Burnham pointed out that the state's junior hockey programs, which offer many more games than the 18 regular-season games allowed under MPA guidelines and better competition, have also hurt high school hockey numbers.

He added that the time constraints put on families have been a deterrent at all levels of hockey.

Youth hockey wants more players

While some high schools teams are battling to keep their numbers up, the state's youth hockey association participation numbers are staying fairly consistent, but the associations' leaders would like them to improve.

Mike Boulet, president of the Central Maine Youth Hockey Association, said their youth league numbers are down "very slightly" to just under 200 members.

Bob Needham, the director of Maine Junior Black Bears' Learn to Play Program, said the association's overall program has 260 members, the same as last year, and admitted "we'd like to see the numbers go up."

The Freeze, the area's more competitive travel teams, has another 100 members, he added.

John Veilleux, president of the Casco Bay Hockey Association, said they are "holding steady at 800 but we could sustain up to 200 more.

"Our problem is a lack of quality ice times because we can use only three rinks. We do have a fourth rink available at [the University of New England in Biddeford] to handle overflow," said Veilleux.

Ten of the 15 high school girls hockey teams are from the Portland-Cumberland area to York and they also vie for ice time.

Boulet said the battle to keep participation numbers steady isn't just a hockey issue.

"It's in all sports, not just hockey," he said. "I grew up in Winslow and when I played [youth league] football, there were six to eight teams. Now there might be one or two.

"If you look at the demographics, there are fewer kids in many of our districts and that means there are fewer kids playing organized sports," he added.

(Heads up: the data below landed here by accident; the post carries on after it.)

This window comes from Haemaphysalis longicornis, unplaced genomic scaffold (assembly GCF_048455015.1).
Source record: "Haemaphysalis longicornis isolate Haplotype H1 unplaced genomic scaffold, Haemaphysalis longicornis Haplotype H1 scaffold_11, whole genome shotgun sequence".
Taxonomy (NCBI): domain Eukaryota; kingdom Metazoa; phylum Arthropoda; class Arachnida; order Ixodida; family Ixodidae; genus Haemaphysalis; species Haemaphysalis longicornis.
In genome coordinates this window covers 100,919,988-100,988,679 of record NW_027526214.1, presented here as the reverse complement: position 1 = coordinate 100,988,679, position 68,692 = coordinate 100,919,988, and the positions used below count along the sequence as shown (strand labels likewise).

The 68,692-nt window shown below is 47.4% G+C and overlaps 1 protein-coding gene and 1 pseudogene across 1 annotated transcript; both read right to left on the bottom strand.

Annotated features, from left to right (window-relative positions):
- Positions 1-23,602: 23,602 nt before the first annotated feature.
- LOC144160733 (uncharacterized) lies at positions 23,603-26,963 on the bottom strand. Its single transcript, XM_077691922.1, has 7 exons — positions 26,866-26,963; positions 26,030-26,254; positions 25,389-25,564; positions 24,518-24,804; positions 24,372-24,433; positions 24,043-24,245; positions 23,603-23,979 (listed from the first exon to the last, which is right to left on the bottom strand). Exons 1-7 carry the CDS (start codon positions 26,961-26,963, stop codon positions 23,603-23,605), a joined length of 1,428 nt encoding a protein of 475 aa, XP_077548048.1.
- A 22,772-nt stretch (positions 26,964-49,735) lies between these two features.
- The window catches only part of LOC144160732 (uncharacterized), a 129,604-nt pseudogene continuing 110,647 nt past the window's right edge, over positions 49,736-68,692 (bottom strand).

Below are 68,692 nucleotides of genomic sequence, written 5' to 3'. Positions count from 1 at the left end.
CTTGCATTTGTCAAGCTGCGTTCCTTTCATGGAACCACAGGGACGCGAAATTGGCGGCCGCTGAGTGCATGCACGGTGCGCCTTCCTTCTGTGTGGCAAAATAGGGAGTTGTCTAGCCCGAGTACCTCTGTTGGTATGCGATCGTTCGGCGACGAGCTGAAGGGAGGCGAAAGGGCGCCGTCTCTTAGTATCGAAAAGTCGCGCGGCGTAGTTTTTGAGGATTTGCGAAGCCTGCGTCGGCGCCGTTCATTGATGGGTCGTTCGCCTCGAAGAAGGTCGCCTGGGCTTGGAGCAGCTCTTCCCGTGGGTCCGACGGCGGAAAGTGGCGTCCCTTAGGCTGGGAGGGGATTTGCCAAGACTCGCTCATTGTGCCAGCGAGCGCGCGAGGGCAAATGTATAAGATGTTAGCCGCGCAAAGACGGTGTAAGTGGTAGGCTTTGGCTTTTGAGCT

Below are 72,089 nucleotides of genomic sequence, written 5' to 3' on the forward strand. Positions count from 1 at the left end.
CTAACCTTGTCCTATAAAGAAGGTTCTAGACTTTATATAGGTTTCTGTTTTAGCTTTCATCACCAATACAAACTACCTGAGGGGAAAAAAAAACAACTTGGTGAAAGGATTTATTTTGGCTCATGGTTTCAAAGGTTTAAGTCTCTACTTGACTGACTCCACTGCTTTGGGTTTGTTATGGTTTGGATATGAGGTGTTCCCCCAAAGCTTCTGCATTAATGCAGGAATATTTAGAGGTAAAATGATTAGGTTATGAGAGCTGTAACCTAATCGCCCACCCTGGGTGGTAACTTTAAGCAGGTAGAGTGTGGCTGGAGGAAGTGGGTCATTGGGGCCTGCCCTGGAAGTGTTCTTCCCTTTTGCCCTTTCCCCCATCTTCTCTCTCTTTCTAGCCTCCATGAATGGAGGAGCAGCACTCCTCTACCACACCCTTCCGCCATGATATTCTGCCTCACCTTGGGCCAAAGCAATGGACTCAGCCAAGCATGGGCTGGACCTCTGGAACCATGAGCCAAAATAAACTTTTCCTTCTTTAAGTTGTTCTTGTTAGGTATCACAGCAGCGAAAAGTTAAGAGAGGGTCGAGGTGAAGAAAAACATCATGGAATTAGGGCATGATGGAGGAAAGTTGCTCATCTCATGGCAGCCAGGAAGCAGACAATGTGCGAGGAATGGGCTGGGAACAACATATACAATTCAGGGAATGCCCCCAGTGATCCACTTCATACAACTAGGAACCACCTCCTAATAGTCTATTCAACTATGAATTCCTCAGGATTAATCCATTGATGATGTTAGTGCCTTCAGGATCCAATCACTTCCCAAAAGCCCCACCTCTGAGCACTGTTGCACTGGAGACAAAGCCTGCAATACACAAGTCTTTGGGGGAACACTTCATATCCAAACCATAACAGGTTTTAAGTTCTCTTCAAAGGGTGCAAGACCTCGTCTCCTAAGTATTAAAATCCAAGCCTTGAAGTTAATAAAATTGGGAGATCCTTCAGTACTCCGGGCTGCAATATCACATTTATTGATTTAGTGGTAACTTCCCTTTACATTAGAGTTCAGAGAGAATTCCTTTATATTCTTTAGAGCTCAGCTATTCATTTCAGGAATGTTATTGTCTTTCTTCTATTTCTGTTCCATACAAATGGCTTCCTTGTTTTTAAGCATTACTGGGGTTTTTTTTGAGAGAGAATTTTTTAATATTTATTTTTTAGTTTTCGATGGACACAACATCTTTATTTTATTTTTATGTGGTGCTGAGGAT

The youth associations try to keep participation costs down.

"Hockey seems to be an expensive sport but people have to realize that it's a long season. It starts in October and goes through March," said Needham.

Boulet said it costs $400 for a youngster to register for Central Maine's house program and added that "you can generally find hockey equipment for quite reasonable prices."

Veilleux said a player can be outfitted in used equipment for approximately $250.

There is a $500 registration fee for house league hockey and a $950 registration fee for travel hockey in the Casco Bay Hockey Association.

The Maine Junior Bears registration fees range from $225 for the Mini-Mites (under 8) to $625 for the bantams (13-14-year-olds).

Brett Hale, a former Old Town High School coach who is coaching the Maine Freeze squirts travel team, said if a player wants to play travel hockey rather than house hockey, it is $2,500-$3,000 per year, which includes hotel costs, gas money and other travel expenses.

Needham oversees the Learn to Play program for the Maine Junior Black Bears and he said they have 80 youngsters registered of all ages. They used to have more than 100.

It is a free program this season thanks to Hale, who contacted local businesses and raised $6,000 to donate to the program.

"We want to entice kids to start playing hockey," said Hale. "It's the best sport there is and once you start playing, you get hooked."


January 23, 2014


Copyright © 2014 LexisNexis, a division of Reed Elsevier Inc. All Rights Reserved.
Terms and Conditions Privacy Policy
Page 1 of 466
Next Page
Buyer's Guide
Information on more than 3,000 companies, sorted by category. Listings are updated daily.
Learn More
Buyer's Guide
AB Show 2024 in New Orleans
AB Show is a solution-focused event for athletics, fitness, recreation and military professionals.
Nov. 19-22, 2024
Learn More
AB Show 2024